Gender pay gap remains static

An analysis of those gender pay audits submitted this year – despite a six-month suspension – shows no movement since 2018, with concerns being raised that those who have reported are likely to be the more progressive employers.

Gender Equality Finance


The gender pay gap has not moved in the last two years, according to analysis by the Chartered Institute for Personnel and Development based on the small number of employers who have submitted data this year.

Last year the Government suspended the legal requirement for large employers to submit gender pay audits and this year it has suspended the requirement for six months. Usually employers have to submit the information in April based on a snapshot survey in the preceeding April.

The number of employers reporting their pay data has fallen in the wake of the suspension of enforcement action, from 10,833 organisations in 2018 to 6,150 in 2019 and 2,440 in 2020.

The CIPD’s analysis found that the median gender pay gap was 12.8% or, alternatively, for every £1 the median male worker earned the median female worker earned 87 pence. By contrast, in 2019 women received 86 pence while in 2018 they got 87 pence for every £1 a man earned.

Charles Cotton, senior reward and performance adviser at the CIPD, said: “We are now into our fifth year of gender pay gap reporting and there has been markedly little change in the figures. This is to be expected, however, given improvements can’t be made overnight and some of the measures employers have taken to close their gender pay gap may well initially result in it widening.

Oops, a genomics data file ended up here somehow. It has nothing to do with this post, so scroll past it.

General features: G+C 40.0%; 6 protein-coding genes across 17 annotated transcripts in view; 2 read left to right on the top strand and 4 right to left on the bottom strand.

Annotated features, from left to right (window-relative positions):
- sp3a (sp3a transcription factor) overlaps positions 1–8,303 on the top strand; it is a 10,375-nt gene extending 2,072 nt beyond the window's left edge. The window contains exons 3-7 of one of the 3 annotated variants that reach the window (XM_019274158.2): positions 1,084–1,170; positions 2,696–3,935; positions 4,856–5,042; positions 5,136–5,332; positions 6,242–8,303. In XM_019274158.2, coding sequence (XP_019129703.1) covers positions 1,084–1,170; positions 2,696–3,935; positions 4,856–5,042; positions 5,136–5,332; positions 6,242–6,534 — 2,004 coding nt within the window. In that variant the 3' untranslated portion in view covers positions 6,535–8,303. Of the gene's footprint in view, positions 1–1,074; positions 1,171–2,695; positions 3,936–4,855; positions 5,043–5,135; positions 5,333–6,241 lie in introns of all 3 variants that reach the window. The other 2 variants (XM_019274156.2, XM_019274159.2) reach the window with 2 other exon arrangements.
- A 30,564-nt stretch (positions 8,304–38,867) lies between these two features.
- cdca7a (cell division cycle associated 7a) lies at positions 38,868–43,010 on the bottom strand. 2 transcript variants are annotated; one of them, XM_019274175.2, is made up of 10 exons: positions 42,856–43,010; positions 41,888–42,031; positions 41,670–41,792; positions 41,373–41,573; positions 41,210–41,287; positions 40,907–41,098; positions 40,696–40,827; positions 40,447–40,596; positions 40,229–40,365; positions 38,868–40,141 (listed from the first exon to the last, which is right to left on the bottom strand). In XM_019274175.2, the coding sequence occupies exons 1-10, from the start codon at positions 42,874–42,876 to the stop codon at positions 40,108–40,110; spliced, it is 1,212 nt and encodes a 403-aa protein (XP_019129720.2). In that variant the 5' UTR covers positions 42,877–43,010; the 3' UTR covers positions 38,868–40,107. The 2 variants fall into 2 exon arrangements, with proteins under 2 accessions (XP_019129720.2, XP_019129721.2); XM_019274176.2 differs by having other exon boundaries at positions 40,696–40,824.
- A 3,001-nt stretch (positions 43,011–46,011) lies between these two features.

“However, we are more concerned by the sharp drop in employers who have so far chosen to report their figures this year. While this is not that surprising given enforcement action has been delayed by six months, it does raise questions about the commitment of some employers to tackling their gender pay gap…With the pandemic disproportionately affecting women financially, it’s even more of an imperative for employers to ensure gender pay reporting returns to the top of their agenda.”

Mandy Garner from said:  “The main concern is the numbers reporting last year and that those who did report are likely to be employers who are more committed to doing something about the gender pay gap. Therefore the lack of movement is all the more worrying.”

She added that the impact of the pandemic, in particular two periods of homeschooling and childcare, has yet to feed into the figures and said it was all the more important for employers to report their statistics so that this can be monitored and addressed. She stated: “I fear we are only just beginning to see that impact in terms of women leaving or losing jobs or not applying for promotion, for example, because of the extra pressure they have been under during the pandemic when it comes to caring responsibilities.”

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